Ambarisha, Ambariṣa, Ambarīṣa, Aṃbarīṣa: 18 definitions


Ambarisha means something in Hinduism, Sanskrit, Jainism, Prakrit. If you want to know the exact meaning, history, etymology or English translation of this term then check out the descriptions on this page. Add your comment or reference to a book if you want to contribute to this summary article.

The Sanskrit terms Ambariṣa and Ambarīṣa and Aṃbarīṣa can be transliterated into English as Ambarisa or Ambarisha, using the IAST transliteration scheme (?).

In Hinduism

Natyashastra (theatrics and dramaturgy)

Source: The mirror of gesture (abhinaya-darpana)

One of the Hands of Famous Emperors.—Ambariṣa: the Kartarī hand.

Natyashastra book cover
context information

Natyashastra (नाट्यशास्त्र, nāṭyaśāstra) refers to both the ancient Indian tradition (shastra) of performing arts, (natya—theatrics, drama, dance, music), as well as the name of a Sanskrit work dealing with these subjects. It also teaches the rules for composing Dramatic plays (nataka), construction and performance of Theater, and Poetic works (kavya).

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Purana and Itihasa (epic history)

[«previous next»] — Ambarisha in Purana glossary
Source: Wisdom Library: Bhagavata Purana

1) Ambarīṣa (अम्बरीष):—Son of Nābhāga (son of Nabhaga). Ambarīṣa was an exalted devotee, celebrated for his great merits. He was ruler of the entire world, consisting of seven islands. (see Bhāgavata Purāṇa 9.4.13)

He had three sons, named Virūpa, Ketumān and Śambhu. (see Bhāgavata Purāṇa 9.6.1)

2) Ambarīṣa (अम्बरीष):—One of the three sons of Māndhātā (son of Yuvanāśva) and Bindumatī (daughter of Śaśabindu). He had a son who was called Yauvanāśva. (see Bhāgavata Purāṇa 9.6.38,9.7.1)

Source: Puranic Encyclopedia

1) Ambarīṣa (अम्बरीष).—A King of the Ikṣvāku dynasty. Genealogy and Birth. From Viṣṇu was born in the following order: Brahmā-Marīci-Kaśyapa.-Vivasvān-Vaivasvatamanu-Ikṣvāku-Vikukṣi-Śaśāda-Purañjaya-Kukutstha-Anenas-Pṛthulāśva-Prasenajit-Yuvanāśva-Māndhātā-Ambarīṣa. Māndhātā had three sons: Ambarīṣa, Mucukunda and Purukutsa and fifty daughters. The Muni (Sage) Saubhari married the daughters. (See full article at Story of Ambarīṣa from the Puranic encyclopaedia by Vettam Mani)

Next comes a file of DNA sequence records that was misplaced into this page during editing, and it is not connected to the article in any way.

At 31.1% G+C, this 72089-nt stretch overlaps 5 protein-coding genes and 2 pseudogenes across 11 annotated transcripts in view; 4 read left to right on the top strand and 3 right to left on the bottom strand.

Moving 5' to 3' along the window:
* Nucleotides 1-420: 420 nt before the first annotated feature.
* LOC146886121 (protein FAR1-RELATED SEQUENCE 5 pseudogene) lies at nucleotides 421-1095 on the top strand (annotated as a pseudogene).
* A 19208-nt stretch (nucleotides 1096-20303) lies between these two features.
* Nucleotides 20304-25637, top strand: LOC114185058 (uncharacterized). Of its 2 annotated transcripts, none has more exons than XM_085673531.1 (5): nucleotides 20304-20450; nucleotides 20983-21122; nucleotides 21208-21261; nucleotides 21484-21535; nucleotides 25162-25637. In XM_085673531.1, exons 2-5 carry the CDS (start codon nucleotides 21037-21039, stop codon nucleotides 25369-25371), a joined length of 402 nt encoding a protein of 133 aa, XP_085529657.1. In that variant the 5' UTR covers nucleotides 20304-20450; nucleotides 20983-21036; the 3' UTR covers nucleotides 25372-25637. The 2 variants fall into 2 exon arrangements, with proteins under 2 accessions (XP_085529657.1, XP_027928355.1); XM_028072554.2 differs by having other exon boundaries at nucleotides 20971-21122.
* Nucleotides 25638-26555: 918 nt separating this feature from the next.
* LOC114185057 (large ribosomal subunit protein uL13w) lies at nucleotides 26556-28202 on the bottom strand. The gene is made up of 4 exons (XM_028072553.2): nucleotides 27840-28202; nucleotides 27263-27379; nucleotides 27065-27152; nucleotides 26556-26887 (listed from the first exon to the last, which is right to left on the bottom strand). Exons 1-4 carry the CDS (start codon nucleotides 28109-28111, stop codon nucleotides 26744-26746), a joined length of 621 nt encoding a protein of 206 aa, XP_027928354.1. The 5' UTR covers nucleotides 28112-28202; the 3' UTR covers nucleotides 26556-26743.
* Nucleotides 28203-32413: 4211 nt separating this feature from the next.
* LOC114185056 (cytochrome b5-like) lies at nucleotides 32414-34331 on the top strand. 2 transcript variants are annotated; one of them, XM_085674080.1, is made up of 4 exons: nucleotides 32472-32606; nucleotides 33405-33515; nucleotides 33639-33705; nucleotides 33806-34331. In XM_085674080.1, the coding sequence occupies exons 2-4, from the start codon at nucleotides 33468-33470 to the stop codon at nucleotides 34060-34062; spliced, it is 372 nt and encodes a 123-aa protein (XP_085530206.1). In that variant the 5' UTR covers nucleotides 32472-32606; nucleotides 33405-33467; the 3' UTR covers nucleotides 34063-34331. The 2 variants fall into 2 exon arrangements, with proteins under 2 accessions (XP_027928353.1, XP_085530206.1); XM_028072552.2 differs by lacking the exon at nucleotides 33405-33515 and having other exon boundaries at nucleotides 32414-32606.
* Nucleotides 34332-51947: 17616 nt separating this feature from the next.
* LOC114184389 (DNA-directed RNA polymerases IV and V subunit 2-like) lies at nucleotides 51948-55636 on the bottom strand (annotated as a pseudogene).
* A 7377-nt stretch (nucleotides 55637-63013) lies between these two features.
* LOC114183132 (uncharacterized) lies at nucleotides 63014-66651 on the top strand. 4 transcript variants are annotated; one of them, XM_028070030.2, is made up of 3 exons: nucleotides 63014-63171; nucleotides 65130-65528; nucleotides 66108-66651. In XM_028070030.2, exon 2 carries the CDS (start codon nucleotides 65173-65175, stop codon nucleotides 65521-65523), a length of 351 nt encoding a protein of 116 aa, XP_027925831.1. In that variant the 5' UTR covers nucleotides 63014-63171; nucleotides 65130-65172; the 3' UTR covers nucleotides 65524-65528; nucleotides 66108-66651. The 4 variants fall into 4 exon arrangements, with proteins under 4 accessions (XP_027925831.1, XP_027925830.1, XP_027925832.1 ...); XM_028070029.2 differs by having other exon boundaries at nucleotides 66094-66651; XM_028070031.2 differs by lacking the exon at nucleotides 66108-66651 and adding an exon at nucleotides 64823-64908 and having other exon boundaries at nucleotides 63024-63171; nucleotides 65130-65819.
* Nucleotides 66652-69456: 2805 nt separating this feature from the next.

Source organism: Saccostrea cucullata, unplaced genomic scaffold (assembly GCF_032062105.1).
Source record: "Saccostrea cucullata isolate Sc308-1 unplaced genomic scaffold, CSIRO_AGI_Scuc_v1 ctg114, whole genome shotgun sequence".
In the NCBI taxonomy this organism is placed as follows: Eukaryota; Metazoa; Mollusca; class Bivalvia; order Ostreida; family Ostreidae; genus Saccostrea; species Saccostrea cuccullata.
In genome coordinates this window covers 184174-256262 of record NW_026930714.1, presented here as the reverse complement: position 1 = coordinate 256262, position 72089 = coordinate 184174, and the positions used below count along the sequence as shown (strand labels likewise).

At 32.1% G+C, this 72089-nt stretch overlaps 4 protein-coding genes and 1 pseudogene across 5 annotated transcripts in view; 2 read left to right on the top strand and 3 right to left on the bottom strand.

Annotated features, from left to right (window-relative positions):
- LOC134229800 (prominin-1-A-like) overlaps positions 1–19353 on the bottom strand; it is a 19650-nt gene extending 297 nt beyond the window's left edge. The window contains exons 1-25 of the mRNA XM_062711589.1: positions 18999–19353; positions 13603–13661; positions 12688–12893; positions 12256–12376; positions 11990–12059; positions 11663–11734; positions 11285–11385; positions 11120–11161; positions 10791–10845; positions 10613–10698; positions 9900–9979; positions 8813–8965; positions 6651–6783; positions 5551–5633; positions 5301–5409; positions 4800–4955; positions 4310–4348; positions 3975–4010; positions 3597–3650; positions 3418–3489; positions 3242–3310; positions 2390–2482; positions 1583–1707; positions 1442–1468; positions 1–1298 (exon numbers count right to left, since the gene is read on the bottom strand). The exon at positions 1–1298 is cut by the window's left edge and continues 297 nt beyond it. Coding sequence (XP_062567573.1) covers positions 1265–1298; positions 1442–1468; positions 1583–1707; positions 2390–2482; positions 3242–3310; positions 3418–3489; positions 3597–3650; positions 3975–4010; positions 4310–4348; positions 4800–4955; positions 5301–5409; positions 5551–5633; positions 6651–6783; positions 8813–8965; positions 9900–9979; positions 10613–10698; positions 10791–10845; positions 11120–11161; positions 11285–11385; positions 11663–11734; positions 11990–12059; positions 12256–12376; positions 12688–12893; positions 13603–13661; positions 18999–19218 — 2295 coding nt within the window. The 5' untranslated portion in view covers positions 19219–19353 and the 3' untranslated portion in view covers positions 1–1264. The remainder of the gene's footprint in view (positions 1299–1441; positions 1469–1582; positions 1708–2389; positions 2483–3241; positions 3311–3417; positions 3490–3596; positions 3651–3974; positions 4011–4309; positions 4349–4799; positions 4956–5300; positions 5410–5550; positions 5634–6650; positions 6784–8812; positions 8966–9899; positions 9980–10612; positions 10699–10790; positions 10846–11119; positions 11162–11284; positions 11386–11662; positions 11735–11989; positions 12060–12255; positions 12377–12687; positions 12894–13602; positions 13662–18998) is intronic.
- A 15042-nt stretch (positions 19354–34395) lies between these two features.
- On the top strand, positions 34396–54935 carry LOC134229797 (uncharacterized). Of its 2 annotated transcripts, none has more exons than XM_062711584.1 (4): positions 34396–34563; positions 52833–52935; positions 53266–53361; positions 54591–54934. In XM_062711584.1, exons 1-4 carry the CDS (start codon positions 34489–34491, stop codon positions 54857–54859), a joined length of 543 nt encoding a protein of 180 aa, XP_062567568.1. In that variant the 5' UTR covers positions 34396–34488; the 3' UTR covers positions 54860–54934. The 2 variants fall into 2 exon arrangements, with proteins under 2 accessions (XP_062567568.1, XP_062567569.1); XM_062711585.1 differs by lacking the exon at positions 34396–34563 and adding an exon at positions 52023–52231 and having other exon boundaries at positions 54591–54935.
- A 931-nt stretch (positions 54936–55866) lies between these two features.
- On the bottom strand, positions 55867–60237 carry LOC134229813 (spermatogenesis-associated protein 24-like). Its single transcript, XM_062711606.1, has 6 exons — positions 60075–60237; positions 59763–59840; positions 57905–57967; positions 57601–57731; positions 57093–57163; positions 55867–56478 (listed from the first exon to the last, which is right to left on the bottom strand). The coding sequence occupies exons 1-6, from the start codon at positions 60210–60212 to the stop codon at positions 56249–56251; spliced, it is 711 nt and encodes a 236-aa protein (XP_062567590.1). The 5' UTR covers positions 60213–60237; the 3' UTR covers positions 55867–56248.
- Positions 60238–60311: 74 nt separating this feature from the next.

2) Ambarīṣa (अम्बरीष).—When Balabhadrarāma entered the lower world (Pātāla) after death, among the Nāgas who welcomed him, there was one called "Ambarīṣa". (Mahābhārata, Mausala Parva, Chapter 4, Verse 16).

Source: Cologne Digital Sanskrit Dictionaries: The Purana Index

1a) Aṃbarīṣa (अंबरीष).—The son of Nābhāga. A devotee of Hari. The curse of Durvāsas proved ineffective in his case. Though lord of seven continents, Ambarīṣa knew that glory was perishable. He devoted himself to the service of Hari, and got to know the power of His yoga. A saintly king. Performed the aśvamedha in a desert region so as to compel R. Sarasvati flow back towards it. Pleased with him, Hari presented his cakra to him. He observed the dvādasī vrata, for a year at the end of which he gave gifts to Brāhmaṇas and was preparing to feed them. There then came Durvāsas who agreed to be fed. He went to the Yamunā for bath and was engaged in contemplating on Brahman. The time for breakfast came and the sage did not return. So the king broke his fast with only water and waited food expecting the sage's arrival. The sage on his return found that the king had broken his fast, and grew angry and created a flaming goddess to attack him. Hari's cakra burnt her, turned towards the sage who ran everywhere and to the trimūrtis in vain.1 Advised by Hari, the sage apologised to the king who prayed to the cakra and set the sage at liberty. The king who had not taken food requested him to accept his hospitality which Durvāsas gladly did. Blessing the king, the sage went back to Brahmaloka. Later the king bestowed his kingdom on his sons and retired to the forest for a life of penance and prayer.2 Had three sons Virūpa and others.3 A mantrakṛt who made the 16 great gifts.4

  • 1) Bhāgavata-purāṇa IX. 4. 13-71; II. 7. 44; Brahmāṇḍa-purāṇa III. 34. 39; Vāyu-purāṇa 88. 171.
  • 2) Bhāgavata-purāṇa IX. 5 (whole).
  • 3) Bhāgavata-purāṇa IX. 6. 1; Brahmāṇḍa-purāṇa III. 63. 6, 170-172; Viṣṇu-purāṇa IV. 2. 6, 7; 4. 36.
  • 4) Matsya-purāṇa 12. 20, 45; 145. 102; 274. 11.

1b) A son of Māndhātṛ and Bindumatī. Adopted by his grandfather. Father of Yuvanāśva. (not the Yuvanāśva, father of Māndhātṛ).*

  • * Bhāgavata-purāṇa IX. 6. 38; 7. 1; Brahmāṇḍa-purāṇa III. 63. 72; Vāyu-purāṇa 88. 72; Viṣṇu-purāṇa IV. 2. 67; 3. 2.